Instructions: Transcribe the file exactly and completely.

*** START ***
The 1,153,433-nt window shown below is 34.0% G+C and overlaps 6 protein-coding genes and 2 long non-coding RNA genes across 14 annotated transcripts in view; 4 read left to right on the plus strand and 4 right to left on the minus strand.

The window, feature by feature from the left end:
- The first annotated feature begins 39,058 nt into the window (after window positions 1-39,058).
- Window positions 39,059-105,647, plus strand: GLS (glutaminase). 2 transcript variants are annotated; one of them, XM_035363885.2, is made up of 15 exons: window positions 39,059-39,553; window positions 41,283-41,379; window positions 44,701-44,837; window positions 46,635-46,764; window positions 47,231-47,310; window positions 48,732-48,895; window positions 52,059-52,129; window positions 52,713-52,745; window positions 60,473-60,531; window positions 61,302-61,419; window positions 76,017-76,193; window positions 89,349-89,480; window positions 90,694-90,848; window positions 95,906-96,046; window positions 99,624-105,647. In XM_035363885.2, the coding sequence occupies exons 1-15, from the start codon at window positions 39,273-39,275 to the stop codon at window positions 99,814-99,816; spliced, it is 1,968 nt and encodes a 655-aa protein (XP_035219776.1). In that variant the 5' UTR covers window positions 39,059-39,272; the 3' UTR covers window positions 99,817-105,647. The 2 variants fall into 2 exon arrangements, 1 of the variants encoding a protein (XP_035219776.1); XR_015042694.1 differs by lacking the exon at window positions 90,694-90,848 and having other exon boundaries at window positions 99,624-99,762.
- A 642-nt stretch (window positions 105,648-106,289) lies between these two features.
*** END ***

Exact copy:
The 1,153,433-nt window shown below is 34.0% G+C and overlaps 6 protein-coding genes and 2 long non-coding RNA genes across 14 annotated transcripts in view; 4 read left to right on the plus strand and 4 right to left on the minus strand.

The window, feature by feature from the left end:
- The first annotated feature begins 39,058 nt into the window (after window positions 1-39,058).
- Window positions 39,059-105,647, plus strand: GLS (glutaminase). 2 transcript variants are annotated; one of them, XM_035363885.2, is made up of 15 exons: window positions 39,059-39,553; window positions 41,283-41,379; window positions 44,701-44,837; window positions 46,635-46,764; window positions 47,231-47,310; window positions 48,732-48,895; window positions 52,059-52,129; window positions 52,713-52,745; window positions 60,473-60,531; window positions 61,302-61,419; window positions 76,017-76,193; window positions 89,349-89,480; window positions 90,694-90,848; window positions 95,906-96,046; window positions 99,624-105,647. In XM_035363885.2, the coding sequence occupies exons 1-15, from the start codon at window positions 39,273-39,275 to the stop codon at window positions 99,814-99,816; spliced, it is 1,968 nt and encodes a 655-aa protein (XP_035219776.1). In that variant the 5' UTR covers window positions 39,059-39,272; the 3' UTR covers window positions 99,817-105,647. The 2 variants fall into 2 exon arrangements, 1 of the variants encoding a protein (XP_035219776.1); XR_015042694.1 differs by lacking the exon at window positions 90,694-90,848 and having other exon boundaries at window positions 99,624-99,762.
- A 642-nt stretch (window positions 105,648-106,289) lies between these two features.